14. Katie says:

    When did yoga become about self-indulgence? _No animal wants to be slaughtered, no matter how “adorable and delicious” they may be. What exactly is humane slaughter, anyway? Lethal injection?_”You are a great yogi when you are concious, when you live with your eyes wide open, when you have a choice and you make a decision based in kindness.” I’m not a vegan. I don’t eat soya. I’m far from perfect. But I try to do the right thing – and I certainly wouldn’t try to justify killing another creature as a kindness-based decision, let alone the very un-enlightened 5 reasons for eating meat. _1. I think meat is delicious too. I also think lots of other things are delicious – and they don’t have to die for my pleasure._2. Why do I need to label myself anyway? I eat well, and enjoy eating. I don’t kill to do it. That’s it._3. My organic blueberries come from the farmer down the road, not Chile. I eat them in season and each taste is a burst of pleasure. Your meat causes toxic methane buildup, among other things. It’s not better than my blueberries. And I gotta tell you, when I go past the local beef farmer and see those torturous little boxes they keep the veal calves in…I know I’ll never eat veal, not even if it would add ten years to my life._4. Even more high maintenance at a restaurant?? Even as a joke, that’s just not funny, cause it smacks a little too much of the truth._5. Is your sex life suffering? Mine’s just fine, and nothing has to die for me to get my groove on, thanks all the same._

  15. bill says:

    lol all of these Yogi's came here and blasted this guy for his honesty….
    Really are you all that narrow minded? I suppose while you crunch on those non sentient carrots that didnt want to be harvested from a field that was patched in after all the sentient beings that lived there lost their lives and homes, its cool to say you are makin a keen difference….Bullshit, death comes in all shapes and sizes….whenever something is consumed remember something did die….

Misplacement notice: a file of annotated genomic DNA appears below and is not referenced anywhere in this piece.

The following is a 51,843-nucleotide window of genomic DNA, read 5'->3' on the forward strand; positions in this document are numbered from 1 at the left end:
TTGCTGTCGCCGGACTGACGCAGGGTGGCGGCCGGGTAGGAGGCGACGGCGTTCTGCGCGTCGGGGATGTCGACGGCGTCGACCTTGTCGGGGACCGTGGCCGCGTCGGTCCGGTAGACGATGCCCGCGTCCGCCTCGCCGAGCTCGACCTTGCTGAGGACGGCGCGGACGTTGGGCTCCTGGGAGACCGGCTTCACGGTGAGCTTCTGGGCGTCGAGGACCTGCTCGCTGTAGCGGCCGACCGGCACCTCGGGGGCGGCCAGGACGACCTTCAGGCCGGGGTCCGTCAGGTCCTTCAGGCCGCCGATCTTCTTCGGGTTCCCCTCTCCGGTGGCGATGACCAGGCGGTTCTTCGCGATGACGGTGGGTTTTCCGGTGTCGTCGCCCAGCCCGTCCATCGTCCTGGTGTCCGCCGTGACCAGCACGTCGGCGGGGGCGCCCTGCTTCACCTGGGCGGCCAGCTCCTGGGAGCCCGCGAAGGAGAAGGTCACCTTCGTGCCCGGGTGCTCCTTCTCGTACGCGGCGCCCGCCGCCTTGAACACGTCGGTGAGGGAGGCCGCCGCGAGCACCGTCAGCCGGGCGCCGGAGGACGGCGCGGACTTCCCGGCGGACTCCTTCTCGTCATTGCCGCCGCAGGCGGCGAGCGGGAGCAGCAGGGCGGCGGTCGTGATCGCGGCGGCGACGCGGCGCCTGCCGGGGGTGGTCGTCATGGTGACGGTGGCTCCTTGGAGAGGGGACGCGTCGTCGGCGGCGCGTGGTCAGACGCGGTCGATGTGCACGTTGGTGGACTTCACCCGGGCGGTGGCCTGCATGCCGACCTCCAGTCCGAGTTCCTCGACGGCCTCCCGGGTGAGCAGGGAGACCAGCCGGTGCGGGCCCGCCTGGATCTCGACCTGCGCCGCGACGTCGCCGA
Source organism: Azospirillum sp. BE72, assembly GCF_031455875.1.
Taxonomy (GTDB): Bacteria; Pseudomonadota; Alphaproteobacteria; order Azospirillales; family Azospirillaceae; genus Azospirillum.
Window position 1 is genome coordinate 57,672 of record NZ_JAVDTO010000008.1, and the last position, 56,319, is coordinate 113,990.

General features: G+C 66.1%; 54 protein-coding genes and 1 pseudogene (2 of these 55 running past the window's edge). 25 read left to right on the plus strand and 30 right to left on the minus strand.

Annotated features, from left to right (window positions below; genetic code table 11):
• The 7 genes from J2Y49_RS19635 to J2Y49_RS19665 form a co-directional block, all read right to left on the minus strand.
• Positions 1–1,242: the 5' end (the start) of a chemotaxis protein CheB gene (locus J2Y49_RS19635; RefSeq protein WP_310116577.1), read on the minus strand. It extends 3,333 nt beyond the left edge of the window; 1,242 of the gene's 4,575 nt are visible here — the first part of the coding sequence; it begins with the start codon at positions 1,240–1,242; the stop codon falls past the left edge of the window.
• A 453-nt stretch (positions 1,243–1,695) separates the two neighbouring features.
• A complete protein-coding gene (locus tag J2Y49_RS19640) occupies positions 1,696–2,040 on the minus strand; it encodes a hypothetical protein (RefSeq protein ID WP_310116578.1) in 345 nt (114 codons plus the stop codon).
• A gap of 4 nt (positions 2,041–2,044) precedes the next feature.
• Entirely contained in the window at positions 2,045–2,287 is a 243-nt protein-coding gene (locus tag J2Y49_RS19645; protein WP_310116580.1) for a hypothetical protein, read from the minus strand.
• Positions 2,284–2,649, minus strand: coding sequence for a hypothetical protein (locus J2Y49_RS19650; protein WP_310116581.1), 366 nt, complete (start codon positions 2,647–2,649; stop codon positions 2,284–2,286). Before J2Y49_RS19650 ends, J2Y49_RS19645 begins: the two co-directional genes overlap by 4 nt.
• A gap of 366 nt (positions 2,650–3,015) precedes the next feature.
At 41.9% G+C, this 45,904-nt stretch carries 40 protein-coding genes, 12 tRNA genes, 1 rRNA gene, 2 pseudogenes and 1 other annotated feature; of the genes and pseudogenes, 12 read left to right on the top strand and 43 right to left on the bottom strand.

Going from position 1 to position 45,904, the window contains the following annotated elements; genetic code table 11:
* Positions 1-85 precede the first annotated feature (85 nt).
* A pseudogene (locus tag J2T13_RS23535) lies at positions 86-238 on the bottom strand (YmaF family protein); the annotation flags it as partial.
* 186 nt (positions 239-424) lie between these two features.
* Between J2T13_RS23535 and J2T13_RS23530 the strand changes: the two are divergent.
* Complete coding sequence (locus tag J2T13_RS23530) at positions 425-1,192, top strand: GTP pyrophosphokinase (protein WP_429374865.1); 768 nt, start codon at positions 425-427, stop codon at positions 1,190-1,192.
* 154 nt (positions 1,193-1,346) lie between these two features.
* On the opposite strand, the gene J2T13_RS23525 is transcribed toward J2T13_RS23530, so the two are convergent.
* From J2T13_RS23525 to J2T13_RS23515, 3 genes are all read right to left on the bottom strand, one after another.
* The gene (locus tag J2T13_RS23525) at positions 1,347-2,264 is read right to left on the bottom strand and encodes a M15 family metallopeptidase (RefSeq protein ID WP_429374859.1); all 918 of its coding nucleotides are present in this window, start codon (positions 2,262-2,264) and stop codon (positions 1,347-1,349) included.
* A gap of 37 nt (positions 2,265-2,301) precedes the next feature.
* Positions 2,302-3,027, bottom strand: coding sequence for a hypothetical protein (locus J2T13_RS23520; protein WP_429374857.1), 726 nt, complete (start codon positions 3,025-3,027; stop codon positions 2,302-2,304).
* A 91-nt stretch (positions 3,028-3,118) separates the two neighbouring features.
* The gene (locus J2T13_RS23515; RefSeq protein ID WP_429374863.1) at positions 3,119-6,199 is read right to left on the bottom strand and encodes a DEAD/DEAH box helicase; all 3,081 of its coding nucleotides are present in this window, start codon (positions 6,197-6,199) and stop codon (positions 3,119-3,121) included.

16. Elena says:

    So your previous decision to do not eat meat, wasn't based on the believing that maybe is not so ethical to kill animals, I suppose.

  17. tatumann says:

    I'm excited to follow this. I find your reasoning fascinating. My personal decision to go vegan was prompted by health reasons, not ethical ones, and cheese is still my achilles heel. But ultimately I am an animal lover, and as you've probably discovered, no matter what your reason for becoming vegan, it's hard to avoid the moral argument once you start researching eating vegan. For me, I think it was easier to eat meat when I didn't know where it was coming from (pre-vegan, pre-yoga ignorance is bliss viewpoint…) and I'm not sure that I could ride my bike past the local farm and still enjoy that burger. Good luck on your journey! Keep us posted.

  18. ARCreated says:

    Good Luck :) I was vegan and am now vegetarian for some of the reasons you state…mostly I was just freakin' hungry and I was sick of all my food having to come from far off places…it was easy being vegan in AZ in colorado winter? not so much. I am allergic to soy and am convinced that it's just not a good food choice for 90percent of humanity. I have a few vegan friends that I think have worse diets than my omnivore friends so I hear you but I have to say – I actually TRIED to eat meat. I just can't. Once upon a time I thought meat was delicious too, but I don't know if it's awareness, years without, emotional reasons or psychological but seriously it just tastes and feels gross. So I'll be curious how it goes for you. Locavore is truly the best way to go I believe and I'm adjusting to the eggs and goat cheese in my diet but that's as far as I could take it…Oh and butter and honey. OMG I have so very very grateful for honey.
    I studied with this funny Swami this summer and he had this to say – first take care of yourself, eat what you need to be HEALTHY, if you eat for pleasure it will interfere with your practice but it is not wrong and when you eat do the least harm possible (he went on to say that it was the object we ingested that mattered most the lesser the "sentience" of the object the better but it wasn't morally wrong to eat animal flesh, simply harder to reach a sattvic enlightened state) I loved his distinction – we are not morally obligated to not eat meat but recognize there are consequences for all we do – that is all. In his opinion householders should eat meat if it helped them manage their life and true abstinence or strict dietary adherence is for monks – now that's food for thought.

  19. James says:

    Veganism can be a legitimate lifestyle choice in response to the crimes of industrial agriculture and the existential quandaries of our modern society. An honorable and aware choice if made with open eyes and mind.